“This comes up a lot — how do must expand beyond the existing structures for community engagement,” she said. “For me, we need to look at the existing structures such as community boards and what the pathways for engagement are in them — and if they are the right or wrong structures. In any event, we need to cast a wider net to engage other groups. The community boards are the default engagement structure, but I think there is a need to engage other communities and representatives and advocates that may or may not be on the community boards, which are often not fully representative of the communities they’re supposed to represent.”
Here’s what she means: Say, for example, the DOT says it wants to remove 200 parking spaces to create a car-free busway. The community board would have the predictable negative response, even in a neighborhood where car owners are the minority. Morales said the trick is not to ignore the community board, but to do far more community organizing in advance so that the DOT hears from advocates — and the local advocates lead from the grassroots. We bounced the parking question off Morales and she exhibited a true understanding of the problem.
“I live in Bed-Stuy and that’s the case of the community board here — they would have that reaction,” she said. “So that shows there’s a deeper engagement and education process that needs to happen so they see the connection between the cars and the pollution and the cars and the crashes — and who is being impacted by that. Bringing the community along in the process requires a lot of pounding the pavement and education. and encouragement and engagment from the ground up. There are proponents on the ground who city government must engage so that we build a movement and get to critical mass.
“We know from just the science that the cars are not good and that we need to move away from them,” she said. “We need to reduce overall the number of parking spaces, for example. So we need to organize so we get the buy-in.”
Still, Morales has gotten some heat from street-safety advocates for her consistent comments about people who “need” their cars. For example, in response to a Streetsblog questionnaire last year, Morales said she opposed an outright ban on private car ownership in Manhattan, arguing that “areas of the city with [more] working and middle class tend to have more drivers” and saying she aims to act “without further burdening poor, working and middle class families and communities.”
We asked Morales if that meant she would not advocate for car-reduction policies under the misguided notion that poorer people are more likely to own cars than the wealthy (they aren’t). She clarified that she would advocate for such policies, but only after organizing so that affected communities understand how they would benefit.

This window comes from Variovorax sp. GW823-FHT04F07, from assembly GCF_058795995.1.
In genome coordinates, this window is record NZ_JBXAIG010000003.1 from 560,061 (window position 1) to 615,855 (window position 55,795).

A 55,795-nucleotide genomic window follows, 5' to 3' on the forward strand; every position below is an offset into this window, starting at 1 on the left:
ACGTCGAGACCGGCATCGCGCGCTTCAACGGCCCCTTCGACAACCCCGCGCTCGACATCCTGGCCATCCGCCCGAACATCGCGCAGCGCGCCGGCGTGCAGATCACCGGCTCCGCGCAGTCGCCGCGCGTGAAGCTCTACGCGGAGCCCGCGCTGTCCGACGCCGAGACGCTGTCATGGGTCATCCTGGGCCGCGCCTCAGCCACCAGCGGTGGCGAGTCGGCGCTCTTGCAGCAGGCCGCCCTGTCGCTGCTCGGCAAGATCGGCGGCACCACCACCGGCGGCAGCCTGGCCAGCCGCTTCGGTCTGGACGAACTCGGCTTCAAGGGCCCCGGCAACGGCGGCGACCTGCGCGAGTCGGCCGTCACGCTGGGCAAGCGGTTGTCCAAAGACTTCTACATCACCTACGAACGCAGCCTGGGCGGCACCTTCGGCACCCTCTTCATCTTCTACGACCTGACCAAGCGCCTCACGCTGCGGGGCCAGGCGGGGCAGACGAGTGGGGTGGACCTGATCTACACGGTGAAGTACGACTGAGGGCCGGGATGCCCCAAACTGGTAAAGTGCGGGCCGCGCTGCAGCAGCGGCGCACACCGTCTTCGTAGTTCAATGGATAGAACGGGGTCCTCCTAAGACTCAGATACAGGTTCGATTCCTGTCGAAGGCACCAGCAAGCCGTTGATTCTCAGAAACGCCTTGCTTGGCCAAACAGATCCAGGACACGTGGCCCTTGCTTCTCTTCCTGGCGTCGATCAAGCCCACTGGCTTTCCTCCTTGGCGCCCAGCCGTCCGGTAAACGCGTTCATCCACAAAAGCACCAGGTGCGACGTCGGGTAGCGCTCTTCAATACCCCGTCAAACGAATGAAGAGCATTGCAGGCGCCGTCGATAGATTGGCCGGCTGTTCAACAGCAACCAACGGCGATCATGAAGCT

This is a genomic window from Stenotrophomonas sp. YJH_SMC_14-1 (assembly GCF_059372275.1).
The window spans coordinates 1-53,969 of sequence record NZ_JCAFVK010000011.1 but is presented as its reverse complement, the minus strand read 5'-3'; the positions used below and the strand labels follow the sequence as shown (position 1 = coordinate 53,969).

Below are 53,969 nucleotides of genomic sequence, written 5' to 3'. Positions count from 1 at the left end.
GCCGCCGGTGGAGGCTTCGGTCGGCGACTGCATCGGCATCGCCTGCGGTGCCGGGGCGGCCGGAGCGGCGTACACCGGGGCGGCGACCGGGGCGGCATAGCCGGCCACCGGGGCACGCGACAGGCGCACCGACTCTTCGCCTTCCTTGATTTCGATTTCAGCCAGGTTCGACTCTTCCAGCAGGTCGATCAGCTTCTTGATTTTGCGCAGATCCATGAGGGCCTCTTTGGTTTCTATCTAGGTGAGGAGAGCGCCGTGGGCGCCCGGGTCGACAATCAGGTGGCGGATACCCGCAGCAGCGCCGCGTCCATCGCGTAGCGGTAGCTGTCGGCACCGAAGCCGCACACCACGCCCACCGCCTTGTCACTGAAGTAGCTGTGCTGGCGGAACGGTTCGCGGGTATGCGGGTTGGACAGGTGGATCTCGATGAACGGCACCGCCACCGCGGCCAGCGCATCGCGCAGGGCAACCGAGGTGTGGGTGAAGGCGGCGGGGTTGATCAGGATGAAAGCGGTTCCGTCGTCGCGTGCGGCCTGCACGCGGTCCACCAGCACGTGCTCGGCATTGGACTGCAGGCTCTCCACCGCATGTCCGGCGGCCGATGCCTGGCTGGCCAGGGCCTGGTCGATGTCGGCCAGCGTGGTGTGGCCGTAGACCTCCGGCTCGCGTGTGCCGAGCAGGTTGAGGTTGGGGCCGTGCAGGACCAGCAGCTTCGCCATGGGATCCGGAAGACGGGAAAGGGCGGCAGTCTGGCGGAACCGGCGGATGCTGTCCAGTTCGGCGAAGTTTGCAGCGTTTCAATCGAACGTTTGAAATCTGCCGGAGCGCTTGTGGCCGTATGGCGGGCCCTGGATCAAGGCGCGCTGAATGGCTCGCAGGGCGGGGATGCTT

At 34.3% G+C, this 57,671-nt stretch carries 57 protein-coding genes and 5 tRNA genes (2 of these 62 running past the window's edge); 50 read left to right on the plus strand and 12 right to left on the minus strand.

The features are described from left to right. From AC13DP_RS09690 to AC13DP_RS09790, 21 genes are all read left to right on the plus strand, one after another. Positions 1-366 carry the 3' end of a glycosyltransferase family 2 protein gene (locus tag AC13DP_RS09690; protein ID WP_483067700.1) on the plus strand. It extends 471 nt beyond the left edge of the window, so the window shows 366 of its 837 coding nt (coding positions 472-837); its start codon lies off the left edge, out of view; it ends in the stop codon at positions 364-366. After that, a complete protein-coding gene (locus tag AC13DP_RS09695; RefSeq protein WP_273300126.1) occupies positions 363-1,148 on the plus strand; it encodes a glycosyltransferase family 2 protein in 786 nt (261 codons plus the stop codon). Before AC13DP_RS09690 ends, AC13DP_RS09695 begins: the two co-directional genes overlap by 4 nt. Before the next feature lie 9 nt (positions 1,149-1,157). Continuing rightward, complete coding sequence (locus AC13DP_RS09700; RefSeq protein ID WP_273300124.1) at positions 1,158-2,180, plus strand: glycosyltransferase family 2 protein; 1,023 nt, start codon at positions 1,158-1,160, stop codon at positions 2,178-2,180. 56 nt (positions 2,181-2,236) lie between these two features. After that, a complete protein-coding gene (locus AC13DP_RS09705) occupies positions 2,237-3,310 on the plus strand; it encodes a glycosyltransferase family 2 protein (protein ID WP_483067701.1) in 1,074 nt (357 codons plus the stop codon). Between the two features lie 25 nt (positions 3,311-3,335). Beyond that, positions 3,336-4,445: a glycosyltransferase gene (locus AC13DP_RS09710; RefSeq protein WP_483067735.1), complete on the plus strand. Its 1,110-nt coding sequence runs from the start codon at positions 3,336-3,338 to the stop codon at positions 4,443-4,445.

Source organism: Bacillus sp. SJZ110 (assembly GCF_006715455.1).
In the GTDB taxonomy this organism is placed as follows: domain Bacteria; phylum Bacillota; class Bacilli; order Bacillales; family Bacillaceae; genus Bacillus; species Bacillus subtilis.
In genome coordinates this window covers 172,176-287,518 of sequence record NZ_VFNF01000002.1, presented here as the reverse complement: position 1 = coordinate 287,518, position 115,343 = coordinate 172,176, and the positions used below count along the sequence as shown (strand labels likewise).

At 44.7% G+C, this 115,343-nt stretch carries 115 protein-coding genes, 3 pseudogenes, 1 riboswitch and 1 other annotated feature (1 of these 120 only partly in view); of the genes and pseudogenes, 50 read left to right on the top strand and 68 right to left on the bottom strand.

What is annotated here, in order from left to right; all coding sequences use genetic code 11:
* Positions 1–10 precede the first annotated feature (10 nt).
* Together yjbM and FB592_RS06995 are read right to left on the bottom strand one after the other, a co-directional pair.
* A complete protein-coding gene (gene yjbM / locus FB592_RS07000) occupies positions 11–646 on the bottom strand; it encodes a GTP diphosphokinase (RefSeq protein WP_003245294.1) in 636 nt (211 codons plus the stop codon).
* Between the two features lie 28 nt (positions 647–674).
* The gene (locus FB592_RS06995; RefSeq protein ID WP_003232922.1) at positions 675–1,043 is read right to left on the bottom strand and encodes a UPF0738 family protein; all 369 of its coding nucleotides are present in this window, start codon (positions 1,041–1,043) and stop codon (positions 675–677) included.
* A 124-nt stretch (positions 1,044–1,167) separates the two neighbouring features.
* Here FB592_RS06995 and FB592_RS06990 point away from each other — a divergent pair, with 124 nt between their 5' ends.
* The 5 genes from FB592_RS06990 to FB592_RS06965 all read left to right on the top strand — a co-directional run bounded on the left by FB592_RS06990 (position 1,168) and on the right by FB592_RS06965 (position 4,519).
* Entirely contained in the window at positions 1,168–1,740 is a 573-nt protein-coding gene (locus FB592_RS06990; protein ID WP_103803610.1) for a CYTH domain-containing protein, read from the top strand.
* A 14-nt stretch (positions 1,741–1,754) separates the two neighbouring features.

“If we are increasing access to transportation, we will hear fewer people advocating that they ‘need’ their cars,” she said. “I’m always concerned about people who use their cars to actually make their living, like drivers or delivery workers. but in general, we need to address the car culture. I get that some people feel like they have to use their car, but that can be addressed with better transit.”
The big problem is what Morales calls “transit apartheid” — the system by which true investments are made in wealthy neighborhoods.
“Transit apartheid is deliberate,” she said. “When you look at the Second Avenue subway or the extension of the 7 train [to Hudson Yards], that was by design to help wealthy neighborhoods. But we have not extended the subway in other neighborhoods. Black and Brown communities have less access to transit.”
To solve that initially, Morales said she would dramatically expand bus service (though some of that would require Albany buy-in). “We need more express bus service and we need busways, but from the edges of the city first. We have to bring the margins to the center. And we need to explore the possibility of making buses free.”
She is also a big supporter of moving the NYPD’s Collision Investigation Squad into the DOT — a proposal that has created tension between the two wings of City Hall.
“When a crash happens, there isn’t an examination of the pattern or the way it was built that contributed to the crash,” she said. “So let’s investigate that rather than just criminalizing the driver. I’m for decarceration in general, so this is in alignment with that, and furthers the goal of saving people’s lives. I grew up near DeKalb and Bedford avenues. And that corner was the site of many car accidents [sic] to the point where the bodega put up barriers. But why wasn’t the city looking at that?”